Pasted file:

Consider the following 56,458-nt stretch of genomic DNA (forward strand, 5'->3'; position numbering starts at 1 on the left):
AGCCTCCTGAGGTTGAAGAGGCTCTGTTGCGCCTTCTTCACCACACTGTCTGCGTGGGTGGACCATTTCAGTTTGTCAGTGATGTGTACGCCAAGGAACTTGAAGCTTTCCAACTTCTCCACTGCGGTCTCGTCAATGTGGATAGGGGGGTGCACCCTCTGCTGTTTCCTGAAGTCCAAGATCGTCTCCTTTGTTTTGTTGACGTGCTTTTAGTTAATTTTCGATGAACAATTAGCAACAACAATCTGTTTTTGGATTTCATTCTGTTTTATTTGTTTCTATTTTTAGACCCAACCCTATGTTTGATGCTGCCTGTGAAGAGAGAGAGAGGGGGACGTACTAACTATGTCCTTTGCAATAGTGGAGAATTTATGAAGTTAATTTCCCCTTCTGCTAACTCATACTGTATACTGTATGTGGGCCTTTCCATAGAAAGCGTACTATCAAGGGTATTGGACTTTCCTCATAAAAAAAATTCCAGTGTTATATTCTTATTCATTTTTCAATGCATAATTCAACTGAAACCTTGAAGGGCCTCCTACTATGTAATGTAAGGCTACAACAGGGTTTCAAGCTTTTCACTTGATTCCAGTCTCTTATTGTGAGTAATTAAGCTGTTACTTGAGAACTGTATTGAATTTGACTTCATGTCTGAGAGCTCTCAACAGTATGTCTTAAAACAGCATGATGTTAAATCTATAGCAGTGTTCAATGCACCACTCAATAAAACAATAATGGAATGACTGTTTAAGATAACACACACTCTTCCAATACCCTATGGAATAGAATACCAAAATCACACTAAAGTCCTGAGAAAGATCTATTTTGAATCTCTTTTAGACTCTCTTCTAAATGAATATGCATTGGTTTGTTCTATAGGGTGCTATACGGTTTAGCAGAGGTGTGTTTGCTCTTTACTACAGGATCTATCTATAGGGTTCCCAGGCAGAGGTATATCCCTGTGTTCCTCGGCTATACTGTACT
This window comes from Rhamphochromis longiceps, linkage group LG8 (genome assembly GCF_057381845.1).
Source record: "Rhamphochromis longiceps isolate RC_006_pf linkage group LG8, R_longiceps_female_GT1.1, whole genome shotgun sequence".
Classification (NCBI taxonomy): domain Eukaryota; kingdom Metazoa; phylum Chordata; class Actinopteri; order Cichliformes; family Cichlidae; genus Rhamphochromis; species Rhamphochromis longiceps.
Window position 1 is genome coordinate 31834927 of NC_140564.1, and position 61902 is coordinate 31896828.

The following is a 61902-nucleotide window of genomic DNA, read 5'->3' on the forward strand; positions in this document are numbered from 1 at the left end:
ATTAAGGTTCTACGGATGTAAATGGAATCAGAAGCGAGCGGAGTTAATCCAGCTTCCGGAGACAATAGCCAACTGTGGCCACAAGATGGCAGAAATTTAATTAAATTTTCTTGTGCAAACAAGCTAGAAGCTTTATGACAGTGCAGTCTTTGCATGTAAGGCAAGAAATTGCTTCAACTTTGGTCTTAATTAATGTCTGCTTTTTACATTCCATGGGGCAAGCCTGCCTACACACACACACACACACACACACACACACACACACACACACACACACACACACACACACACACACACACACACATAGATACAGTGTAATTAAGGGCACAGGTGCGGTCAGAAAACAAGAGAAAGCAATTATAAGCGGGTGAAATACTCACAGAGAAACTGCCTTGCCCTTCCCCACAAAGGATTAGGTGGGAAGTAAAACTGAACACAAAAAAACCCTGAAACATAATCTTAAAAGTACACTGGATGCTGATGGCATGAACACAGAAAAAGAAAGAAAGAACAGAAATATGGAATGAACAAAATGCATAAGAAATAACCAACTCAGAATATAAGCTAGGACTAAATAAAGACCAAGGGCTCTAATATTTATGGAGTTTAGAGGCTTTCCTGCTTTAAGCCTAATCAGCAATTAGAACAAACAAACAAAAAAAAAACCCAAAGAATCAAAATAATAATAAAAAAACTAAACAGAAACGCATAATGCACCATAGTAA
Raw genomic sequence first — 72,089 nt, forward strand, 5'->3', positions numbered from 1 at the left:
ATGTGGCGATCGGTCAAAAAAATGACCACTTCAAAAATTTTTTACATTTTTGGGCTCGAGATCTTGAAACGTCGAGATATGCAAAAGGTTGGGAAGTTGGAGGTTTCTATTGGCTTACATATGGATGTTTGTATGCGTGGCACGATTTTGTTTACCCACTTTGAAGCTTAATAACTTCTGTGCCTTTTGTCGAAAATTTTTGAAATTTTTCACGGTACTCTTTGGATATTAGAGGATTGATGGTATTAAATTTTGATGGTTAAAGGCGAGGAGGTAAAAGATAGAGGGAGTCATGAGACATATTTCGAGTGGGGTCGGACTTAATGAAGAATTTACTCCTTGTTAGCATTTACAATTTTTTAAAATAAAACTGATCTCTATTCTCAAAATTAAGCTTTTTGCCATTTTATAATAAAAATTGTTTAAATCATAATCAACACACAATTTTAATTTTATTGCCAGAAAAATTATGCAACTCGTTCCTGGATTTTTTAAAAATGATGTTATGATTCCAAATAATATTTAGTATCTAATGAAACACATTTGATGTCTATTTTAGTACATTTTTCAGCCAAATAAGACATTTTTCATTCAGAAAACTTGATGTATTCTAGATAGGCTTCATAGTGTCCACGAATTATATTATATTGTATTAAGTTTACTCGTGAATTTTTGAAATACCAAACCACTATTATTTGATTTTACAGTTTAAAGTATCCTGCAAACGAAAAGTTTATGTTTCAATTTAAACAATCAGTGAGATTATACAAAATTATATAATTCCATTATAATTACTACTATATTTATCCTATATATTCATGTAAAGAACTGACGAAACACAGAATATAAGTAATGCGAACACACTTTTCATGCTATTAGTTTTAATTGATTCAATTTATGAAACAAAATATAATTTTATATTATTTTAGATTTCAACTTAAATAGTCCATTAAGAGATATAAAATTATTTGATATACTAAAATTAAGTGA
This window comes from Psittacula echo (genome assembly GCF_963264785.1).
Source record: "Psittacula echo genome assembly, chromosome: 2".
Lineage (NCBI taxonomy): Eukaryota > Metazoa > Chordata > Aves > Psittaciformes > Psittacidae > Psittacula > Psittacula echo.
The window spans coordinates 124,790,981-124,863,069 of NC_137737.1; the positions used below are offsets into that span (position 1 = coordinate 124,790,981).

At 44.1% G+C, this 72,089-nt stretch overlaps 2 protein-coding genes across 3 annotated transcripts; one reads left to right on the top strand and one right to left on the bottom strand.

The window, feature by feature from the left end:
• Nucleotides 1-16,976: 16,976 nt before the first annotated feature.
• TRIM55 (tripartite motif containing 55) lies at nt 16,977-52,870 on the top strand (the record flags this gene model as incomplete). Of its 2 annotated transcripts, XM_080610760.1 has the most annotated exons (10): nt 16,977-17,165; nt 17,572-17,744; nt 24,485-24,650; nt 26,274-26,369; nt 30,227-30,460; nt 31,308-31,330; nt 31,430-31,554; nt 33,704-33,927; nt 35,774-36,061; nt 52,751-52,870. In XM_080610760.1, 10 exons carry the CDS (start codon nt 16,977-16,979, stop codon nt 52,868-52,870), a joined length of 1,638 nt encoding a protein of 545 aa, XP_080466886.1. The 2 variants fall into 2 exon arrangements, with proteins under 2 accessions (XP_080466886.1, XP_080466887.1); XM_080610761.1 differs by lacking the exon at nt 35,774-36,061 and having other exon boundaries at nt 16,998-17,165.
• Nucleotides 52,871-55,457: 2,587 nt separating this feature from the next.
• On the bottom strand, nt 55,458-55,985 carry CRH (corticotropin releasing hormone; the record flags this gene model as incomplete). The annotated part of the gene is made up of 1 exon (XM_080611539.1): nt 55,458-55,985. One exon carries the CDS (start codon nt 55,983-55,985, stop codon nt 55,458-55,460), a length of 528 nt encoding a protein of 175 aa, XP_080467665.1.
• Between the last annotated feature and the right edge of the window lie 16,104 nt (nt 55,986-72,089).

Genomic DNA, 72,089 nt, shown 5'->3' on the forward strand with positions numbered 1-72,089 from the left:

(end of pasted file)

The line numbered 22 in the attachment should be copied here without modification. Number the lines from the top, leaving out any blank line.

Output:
Genomic DNA, 72,089 nt, shown 5'->3' on the forward strand with positions numbered 1-72,089 from the left: